Friday Foto Talk: Myths of Photography – The Tyranny of Light   24 comments

Beautiful light floods the Columbia River in Oregon at sunrise, and Beacon Rock (my subject) is almost lost as a result.

Beautiful light floods the Columbia River in Oregon at sunrise, and Beacon Rock (my subject) is almost lost as a result.

You hear all the time about the importance of light in photography.  And most often light is combined with rich color as being one and the same thing.  I believe there is a myth now being perpetuated among landscape photographers in particular.  It’s that light and natural color saturation are to be sought out and “obtained” in your photos, almost to the exclusion of all else.

I’ve said quite a number of times in this blog that light is important.  And it is!  Quality of light, specifically how rich and soft it is, is certainly worth seeking out, for any subject or type of photography.  But I think many of us have gone too far.

By the way, most of the photos in this post I’ve never posted (even on Facebook) and they don’t appear on my website.  Enjoy!

A tree with light on the Oklahoma prairies. Because it's in silhouette, the light & color behind it can be almost as fine as it wants to be.

A tree with light on the Oklahoma prairies. Because it’s in silhouette, the light & color behind it can be almost as fine as it wants to be.

Here are a few things about light that I think you should give some thought to:

  • Light will come.  This is the best thing about light on planet Earth.  It is so varied, so wonderful in its ability to reinvent itself every single day, that if you’re patient, the light you wish for will come.  It’s not just that, if you’re patient and persistent, you don’t need to settle for “sub-par” light.  The truth is that you can shoot that “knock your socks off” light one night, and then the next night get nice, subtle light that’s more appropriate for your subject.
  • Have you digested that last point?  Light, though very important, should in most cases not trump subject.  You can even add composition as being more important than light.  Composition and subject are so tightly tied together that it’s near impossible to think of them as being separate.  If you let it, light can be the subject.  Then you’ve succeeded in making a photo that, while it will invariably get plenty of wows and love on the internet, is just another photo (among millions) that is about light.
Light that was just too good. I decreased saturation for this sunset along the Cimarron River in western Oklahoma, but it's still a photo that is 'about the light'.

Light that was just too good. I decreased saturation for this sunset along the Cimarron River in western Oklahoma, but it’s still a photo that is ‘about the light’.

  • Do not shoot the light.  Now I’ll admit when I see great light I go like a madman looking for something to shoot.  It is part of what being a photographer is all about.  Don’t fight that, it’s fun!  All I’m saying is that if you regard your photography as an art form, your process should be much more about subject and composition first, then light.  If you put light first you’re setting yourself up for getting away from using photography as a way to express yourself, which is the point as far as I’m concerned.
The subject in this image from Snow Canyon, Utah is lichen. The light is good but I don't think it overwhelms the subject.

The subject in this image from Snow Canyon, Utah is lichen. The light is good but I don’t think it overwhelms the subject.  This is an exception, as it appears on my website because I liche it!

  • Think of light as just one more element in your photograph.  You have two choices with natural light.  Either make the best of what you’ve got in front of you or come back tomorrow, or the next day, or next week.  If you have a favorite spot near home that you return to time and time again, and then go on a trip where you have but one chance at a given location, you know what a tyrannical master light can be.  But think of it like a model who doesn’t show up one day.  Give her another chance and she’ll probably show the next day.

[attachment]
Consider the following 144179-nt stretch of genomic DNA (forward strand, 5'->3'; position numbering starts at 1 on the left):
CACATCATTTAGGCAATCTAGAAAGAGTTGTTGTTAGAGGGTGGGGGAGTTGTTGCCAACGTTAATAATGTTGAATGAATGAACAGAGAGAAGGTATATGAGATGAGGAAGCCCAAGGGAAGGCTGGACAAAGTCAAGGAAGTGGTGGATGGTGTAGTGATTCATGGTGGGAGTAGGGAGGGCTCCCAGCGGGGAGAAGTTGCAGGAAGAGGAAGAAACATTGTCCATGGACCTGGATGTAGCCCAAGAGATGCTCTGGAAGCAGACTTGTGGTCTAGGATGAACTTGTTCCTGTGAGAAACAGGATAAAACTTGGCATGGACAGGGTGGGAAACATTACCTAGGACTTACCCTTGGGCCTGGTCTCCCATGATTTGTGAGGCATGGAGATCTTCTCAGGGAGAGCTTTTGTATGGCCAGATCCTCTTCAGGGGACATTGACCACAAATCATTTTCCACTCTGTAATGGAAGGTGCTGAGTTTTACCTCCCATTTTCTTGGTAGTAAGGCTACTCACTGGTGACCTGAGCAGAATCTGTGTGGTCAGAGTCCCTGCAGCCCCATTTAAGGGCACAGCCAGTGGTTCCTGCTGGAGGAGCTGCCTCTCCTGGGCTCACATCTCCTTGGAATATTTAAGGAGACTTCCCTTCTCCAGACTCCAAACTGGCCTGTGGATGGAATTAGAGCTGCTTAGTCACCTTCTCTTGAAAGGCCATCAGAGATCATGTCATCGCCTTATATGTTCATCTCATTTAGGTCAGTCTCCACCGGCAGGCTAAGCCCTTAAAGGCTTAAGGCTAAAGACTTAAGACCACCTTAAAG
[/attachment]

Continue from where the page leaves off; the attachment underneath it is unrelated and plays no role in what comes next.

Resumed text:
The sunstar (most call it a sunburst) is probably too prominent, but at least the subtle light/color doesn't take away from these ferric concretions eroding out of sandstone near Page, Arizona.

The sunstar (aka sunburst) is probably too prominent, but at least the subtle light & color doesn’t take away from these ferric concretions eroding out of sandstone near Page, Arizona.  I promise I didn’t place them, I don’t do that!

  • There is such a thing as light that is too good.  There is no photographer I know who will agree with that statement when I say it like that.  But now, after some years of chasing light, I know it to be true.  Everything depends on your subject and composition.  But sometimes, the light just seems to be so good that it swamps your subject.  Or, to put it another way, that stupendous light tends to overwhelm the intention of your photograph, whether you realize it at the time or not.  If you’re a typical photographer who’s in love with great light, I’m guessing you’re not aware of it when it happens.
Harsh and disagreeable light was what I had here at East Zion, but a cute bighorn lamb negotiating the terrain is the story.

Harsh and disagreeable light was what I had here at East Zion, but a cute bighorn lamb negotiating the terrain is the story.

  • As you mature as a photographer, you’ll come to desire different light for different subjects and compositions.  There is no such thing as light that is perfect for everything.  It all depends on what you want to do with that light.  Of course it doesn’t hurt to experiment, to try unconventional light for your subject.  But if you can figure that out you’re pretty far along in knowing both photography and your own style.

I do believe I’ve said all there is to say about this subject.  In fact I’ve never heard anyone in photography talk about this, and I think it may be the most important of my photo-related posts.  But if you know of some book or blog that talks about light this way, please enlighten me!  Hope your holiday preparations are coming along nicely.  Happy shooting, and use that light judiciously!